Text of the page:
It may have started innocently enough -- a few purchases are made using a credit card and the balance is paid off every month. However, what happens when financial disaster strikes? Perhaps you become seriously ill and find yourself having to use a credit card to pay the thousands of dollars you owe in medical bills. Or, perhaps you are laid off, and find that you must rely on your credit card to pay for the basic necessities of life, like groceries or the electric bill. Soon, the credit card balance becomes unmanageable, and you find that you are unable to pay even the minimum monthly balance. As this shows, even the most hard-working individuals in Tennessee can find themselves in a world of trouble when it comes to credit card debt.
The student loan debt crisis is having a major effect on college graduates in Tennessee and throughout the nation. Young adults took out tens or even hundreds of thousands of dollars in loans to finance their college education. However, due to a downturn in the economy and stagnant wages, they were unable to find jobs post-graduation that allowed them to pay back their student loans. This, in turn, led many individuals to default on their student loan payments, leading to demanding phone calls from collection agencies threatening to take legal action if the debts are not paid. When a person's finances spiral out-of-control, they may want to file for bankruptcy so that they can have a fresh financial start. Unfortunately, traditionally student loans were ineligible for discharge through bankruptcy. However, the Department of Education may soon change that.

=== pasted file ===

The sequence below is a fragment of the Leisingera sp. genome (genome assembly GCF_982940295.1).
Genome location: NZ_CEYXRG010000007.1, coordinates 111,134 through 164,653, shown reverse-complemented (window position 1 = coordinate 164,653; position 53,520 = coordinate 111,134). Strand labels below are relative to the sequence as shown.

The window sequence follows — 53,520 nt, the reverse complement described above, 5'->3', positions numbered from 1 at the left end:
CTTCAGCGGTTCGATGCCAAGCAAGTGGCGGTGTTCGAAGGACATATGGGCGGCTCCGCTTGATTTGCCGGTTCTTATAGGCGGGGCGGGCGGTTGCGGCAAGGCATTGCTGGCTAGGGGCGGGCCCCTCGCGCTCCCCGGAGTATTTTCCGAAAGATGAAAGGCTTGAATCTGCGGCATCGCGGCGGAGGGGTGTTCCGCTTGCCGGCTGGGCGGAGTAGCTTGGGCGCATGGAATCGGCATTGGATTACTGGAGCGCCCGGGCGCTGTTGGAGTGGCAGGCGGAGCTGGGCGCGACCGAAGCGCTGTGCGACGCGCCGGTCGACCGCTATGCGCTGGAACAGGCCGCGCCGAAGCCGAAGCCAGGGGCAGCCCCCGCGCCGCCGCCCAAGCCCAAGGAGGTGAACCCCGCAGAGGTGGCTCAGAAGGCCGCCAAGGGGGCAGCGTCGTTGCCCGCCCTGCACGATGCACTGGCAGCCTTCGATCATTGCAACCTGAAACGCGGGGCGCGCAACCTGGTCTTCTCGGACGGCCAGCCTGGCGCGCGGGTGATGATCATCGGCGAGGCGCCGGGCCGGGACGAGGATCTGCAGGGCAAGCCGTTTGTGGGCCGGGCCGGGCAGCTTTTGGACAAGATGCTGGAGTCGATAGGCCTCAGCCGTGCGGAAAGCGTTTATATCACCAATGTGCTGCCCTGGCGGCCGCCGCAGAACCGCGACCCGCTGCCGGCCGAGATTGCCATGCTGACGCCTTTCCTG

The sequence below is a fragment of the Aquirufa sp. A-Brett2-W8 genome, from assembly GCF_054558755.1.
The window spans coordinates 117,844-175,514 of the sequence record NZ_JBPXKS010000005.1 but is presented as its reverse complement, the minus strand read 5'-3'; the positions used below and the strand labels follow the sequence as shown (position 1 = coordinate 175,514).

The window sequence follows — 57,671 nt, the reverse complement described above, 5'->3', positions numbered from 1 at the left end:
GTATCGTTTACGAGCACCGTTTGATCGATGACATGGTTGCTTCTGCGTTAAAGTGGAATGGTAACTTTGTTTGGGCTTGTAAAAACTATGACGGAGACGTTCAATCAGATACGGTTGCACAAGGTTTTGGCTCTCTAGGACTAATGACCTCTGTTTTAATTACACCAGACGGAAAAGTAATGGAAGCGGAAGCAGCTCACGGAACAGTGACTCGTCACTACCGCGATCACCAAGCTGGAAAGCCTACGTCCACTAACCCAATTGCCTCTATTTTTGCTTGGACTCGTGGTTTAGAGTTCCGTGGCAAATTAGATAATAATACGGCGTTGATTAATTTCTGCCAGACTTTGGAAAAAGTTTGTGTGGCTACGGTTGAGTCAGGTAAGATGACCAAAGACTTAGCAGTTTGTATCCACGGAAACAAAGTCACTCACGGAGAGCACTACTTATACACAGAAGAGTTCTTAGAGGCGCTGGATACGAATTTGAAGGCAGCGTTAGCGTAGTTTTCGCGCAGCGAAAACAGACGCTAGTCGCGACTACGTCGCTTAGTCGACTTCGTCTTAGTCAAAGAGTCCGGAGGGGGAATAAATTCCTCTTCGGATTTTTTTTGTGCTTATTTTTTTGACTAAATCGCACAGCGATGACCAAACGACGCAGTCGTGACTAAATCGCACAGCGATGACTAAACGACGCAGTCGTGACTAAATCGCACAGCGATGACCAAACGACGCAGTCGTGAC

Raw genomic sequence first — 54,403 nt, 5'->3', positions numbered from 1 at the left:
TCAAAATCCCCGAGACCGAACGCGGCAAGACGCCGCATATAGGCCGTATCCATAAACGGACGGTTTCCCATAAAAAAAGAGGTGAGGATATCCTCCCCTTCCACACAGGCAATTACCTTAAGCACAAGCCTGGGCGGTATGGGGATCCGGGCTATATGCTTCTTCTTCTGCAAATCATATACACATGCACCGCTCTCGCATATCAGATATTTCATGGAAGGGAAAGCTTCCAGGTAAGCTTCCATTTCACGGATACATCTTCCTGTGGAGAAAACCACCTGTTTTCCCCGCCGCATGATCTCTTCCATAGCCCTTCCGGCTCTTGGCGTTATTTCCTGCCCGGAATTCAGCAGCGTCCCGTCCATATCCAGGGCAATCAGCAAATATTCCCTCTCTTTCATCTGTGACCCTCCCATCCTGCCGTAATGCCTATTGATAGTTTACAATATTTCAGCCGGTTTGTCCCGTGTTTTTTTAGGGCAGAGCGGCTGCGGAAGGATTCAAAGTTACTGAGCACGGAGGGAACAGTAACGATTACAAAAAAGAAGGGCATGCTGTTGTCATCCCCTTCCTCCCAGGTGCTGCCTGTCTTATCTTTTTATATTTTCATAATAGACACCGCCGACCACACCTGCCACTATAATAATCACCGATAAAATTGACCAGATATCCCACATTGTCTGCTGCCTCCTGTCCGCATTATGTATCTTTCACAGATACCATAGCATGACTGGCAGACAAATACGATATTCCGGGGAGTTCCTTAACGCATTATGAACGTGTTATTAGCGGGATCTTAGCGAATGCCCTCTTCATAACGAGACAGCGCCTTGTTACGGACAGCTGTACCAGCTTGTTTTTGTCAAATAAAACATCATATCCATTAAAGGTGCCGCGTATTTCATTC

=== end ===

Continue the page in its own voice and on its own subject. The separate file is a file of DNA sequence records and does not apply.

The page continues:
Financial certainty can turn into financial disaster in a split-second. A person in Tennessee could be unexpectedly laid off due to corporate downsizing, leading to a loss of income and an inability to pay their bills. Or, a person could be the victim of a car accident or a sudden, severe illness, that leaves them with a mountain of medical debt that they cannot overcome. People in these situations may try to rely on credit cards to make ends meet, but that will only exasperate their financial difficulties when their balances accumulate and they have no way to pay them off.
The holiday season is here, and people in Tennessee are flocking to stores and online retailers to do their holiday shopping. While gift-giving during this time of year is a cherished tradition, it can be easy to go overboard. A report by NerdWallet indicates that almost 25 percent of respondents stated that they spent more than they meant to last year, and 27 percent of respondents stated they did not make a holiday spending budget.
Suffering a serious injury or illness is bad enough, but the financial aftermath of such situations can be absolutely devastating. Many people in Montgomery and nationwide carry some sort of medical debt, and some of them may be in the difficult position of realizing that they are unable to pay their medical bills. In fact, according to one source, around 50 percent of items listed as being in debt collections in the United States consist of medical debt. Things go from bad to worse when debt collectors start calling, and especially if they file a lawsuit. However, there are things people in such situations can do to protect their interests.
Credit cards are so commonplace these days, that it may seem like just about everyone in Tennessee has at least one. While they can be useful, especially when there are incentives such as airline miles, the unfortunate fact is that sometimes a person's life circumstances keep them from being able to pay off their credit card bills each month, leading to credit card debt.
If you are overwhelmed by debt and cannot seem to find a way to repay it, there are ways for you to have your debts forgiven in Tennessee. Under Chapter 7 bankruptcy, many of your unsecured debts will be discharged, including credit card, personal loan and medical debt. You will get to keep exempt property, but the rest of it will be liquidated.